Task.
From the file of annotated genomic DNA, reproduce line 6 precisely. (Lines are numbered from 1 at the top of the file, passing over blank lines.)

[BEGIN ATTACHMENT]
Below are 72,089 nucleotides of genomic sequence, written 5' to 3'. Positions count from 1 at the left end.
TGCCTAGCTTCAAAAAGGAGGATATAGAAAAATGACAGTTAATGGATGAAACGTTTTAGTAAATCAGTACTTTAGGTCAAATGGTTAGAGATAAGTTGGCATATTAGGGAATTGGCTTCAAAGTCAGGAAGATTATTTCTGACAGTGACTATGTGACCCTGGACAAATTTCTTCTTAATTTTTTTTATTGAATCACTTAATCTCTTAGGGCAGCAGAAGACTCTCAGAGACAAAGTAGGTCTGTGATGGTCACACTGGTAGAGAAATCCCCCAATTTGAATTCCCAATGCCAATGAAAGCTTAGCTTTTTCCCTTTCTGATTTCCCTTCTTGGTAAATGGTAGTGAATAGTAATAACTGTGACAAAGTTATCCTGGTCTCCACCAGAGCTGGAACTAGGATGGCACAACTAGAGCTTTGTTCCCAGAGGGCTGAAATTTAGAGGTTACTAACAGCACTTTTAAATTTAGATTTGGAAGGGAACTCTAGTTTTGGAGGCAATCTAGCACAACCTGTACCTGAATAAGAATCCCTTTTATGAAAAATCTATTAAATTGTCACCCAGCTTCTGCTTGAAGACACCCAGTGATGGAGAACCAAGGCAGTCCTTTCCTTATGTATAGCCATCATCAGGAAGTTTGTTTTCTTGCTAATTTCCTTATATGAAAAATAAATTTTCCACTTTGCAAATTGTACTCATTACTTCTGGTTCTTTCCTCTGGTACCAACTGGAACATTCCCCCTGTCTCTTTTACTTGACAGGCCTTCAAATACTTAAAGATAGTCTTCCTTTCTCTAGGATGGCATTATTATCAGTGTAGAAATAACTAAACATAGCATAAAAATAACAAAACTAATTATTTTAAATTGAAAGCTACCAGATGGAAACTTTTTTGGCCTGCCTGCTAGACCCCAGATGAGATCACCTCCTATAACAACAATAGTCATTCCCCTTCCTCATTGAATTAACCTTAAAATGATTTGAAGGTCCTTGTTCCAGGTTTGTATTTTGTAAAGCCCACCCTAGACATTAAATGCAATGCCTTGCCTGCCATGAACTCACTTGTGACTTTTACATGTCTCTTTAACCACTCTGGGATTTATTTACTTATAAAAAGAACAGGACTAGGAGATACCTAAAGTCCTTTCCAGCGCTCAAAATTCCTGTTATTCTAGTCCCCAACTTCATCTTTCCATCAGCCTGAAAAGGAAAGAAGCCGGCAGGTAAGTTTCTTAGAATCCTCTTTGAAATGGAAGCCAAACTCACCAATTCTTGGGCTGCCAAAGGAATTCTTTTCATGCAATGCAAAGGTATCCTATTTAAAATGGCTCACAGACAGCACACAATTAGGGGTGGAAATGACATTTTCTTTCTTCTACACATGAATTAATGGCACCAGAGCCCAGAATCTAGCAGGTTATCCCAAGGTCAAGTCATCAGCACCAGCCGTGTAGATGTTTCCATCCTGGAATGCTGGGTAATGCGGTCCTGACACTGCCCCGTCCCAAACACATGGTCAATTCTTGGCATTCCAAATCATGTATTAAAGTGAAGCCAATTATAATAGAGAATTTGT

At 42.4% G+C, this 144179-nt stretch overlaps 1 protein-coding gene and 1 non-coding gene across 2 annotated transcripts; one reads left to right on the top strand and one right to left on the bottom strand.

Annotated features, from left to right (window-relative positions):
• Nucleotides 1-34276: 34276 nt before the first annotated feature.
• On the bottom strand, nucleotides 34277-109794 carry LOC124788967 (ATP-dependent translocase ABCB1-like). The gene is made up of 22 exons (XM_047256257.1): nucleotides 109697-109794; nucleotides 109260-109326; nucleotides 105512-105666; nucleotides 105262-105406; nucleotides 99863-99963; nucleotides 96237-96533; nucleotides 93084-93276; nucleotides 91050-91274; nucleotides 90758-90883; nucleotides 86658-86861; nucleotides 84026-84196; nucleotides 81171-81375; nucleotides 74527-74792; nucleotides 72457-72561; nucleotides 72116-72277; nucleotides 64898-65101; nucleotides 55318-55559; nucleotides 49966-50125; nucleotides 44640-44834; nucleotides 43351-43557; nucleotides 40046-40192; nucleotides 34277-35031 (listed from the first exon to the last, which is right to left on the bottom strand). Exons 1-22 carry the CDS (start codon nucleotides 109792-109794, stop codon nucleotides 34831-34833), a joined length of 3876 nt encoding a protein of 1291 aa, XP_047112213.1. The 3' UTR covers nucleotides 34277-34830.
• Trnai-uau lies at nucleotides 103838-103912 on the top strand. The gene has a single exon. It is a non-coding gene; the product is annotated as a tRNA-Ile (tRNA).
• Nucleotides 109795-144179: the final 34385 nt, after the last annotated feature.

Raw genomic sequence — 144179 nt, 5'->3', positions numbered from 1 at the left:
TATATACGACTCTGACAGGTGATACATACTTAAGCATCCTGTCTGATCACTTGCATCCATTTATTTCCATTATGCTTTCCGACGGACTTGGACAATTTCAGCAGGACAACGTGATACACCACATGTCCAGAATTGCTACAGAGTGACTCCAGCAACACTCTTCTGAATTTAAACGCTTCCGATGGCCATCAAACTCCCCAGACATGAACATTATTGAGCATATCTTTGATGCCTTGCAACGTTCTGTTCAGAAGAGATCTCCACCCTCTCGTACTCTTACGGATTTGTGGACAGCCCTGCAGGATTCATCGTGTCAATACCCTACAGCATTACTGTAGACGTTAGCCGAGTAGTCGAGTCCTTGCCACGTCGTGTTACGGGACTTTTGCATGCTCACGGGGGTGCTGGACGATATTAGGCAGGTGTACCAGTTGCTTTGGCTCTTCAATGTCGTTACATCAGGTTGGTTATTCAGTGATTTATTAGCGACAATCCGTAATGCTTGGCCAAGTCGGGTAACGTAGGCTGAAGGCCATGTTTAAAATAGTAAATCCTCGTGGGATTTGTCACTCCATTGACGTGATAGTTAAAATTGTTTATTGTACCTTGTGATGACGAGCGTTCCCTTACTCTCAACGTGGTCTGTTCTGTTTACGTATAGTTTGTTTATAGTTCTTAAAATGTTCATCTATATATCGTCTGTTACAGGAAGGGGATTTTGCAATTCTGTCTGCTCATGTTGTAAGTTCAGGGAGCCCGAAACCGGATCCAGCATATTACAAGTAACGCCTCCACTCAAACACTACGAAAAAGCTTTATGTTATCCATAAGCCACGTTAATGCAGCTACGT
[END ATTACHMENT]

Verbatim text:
• On the bottom strand, nucleotides 34277-109794 carry LOC124788967 (ATP-dependent translocase ABCB1-like). The gene is made up of 22 exons (XM_047256257.1): nucleotides 109697-109794; nucleotides 109260-109326; nucleotides 105512-105666; nucleotides 105262-105406; nucleotides 99863-99963; nucleotides 96237-96533; nucleotides 93084-93276; nucleotides 91050-91274; nucleotides 90758-90883; nucleotides 86658-86861; nucleotides 84026-84196; nucleotides 81171-81375; nucleotides 74527-74792; nucleotides 72457-72561; nucleotides 72116-72277; nucleotides 64898-65101; nucleotides 55318-55559; nucleotides 49966-50125; nucleotides 44640-44834; nucleotides 43351-43557; nucleotides 40046-40192; nucleotides 34277-35031 (listed from the first exon to the last, which is right to left on the bottom strand). Exons 1-22 carry the CDS (start codon nucleotides 109792-109794, stop codon nucleotides 34831-34833), a joined length of 3876 nt encoding a protein of 1291 aa, XP_047112213.1. The 3' UTR covers nucleotides 34277-34830.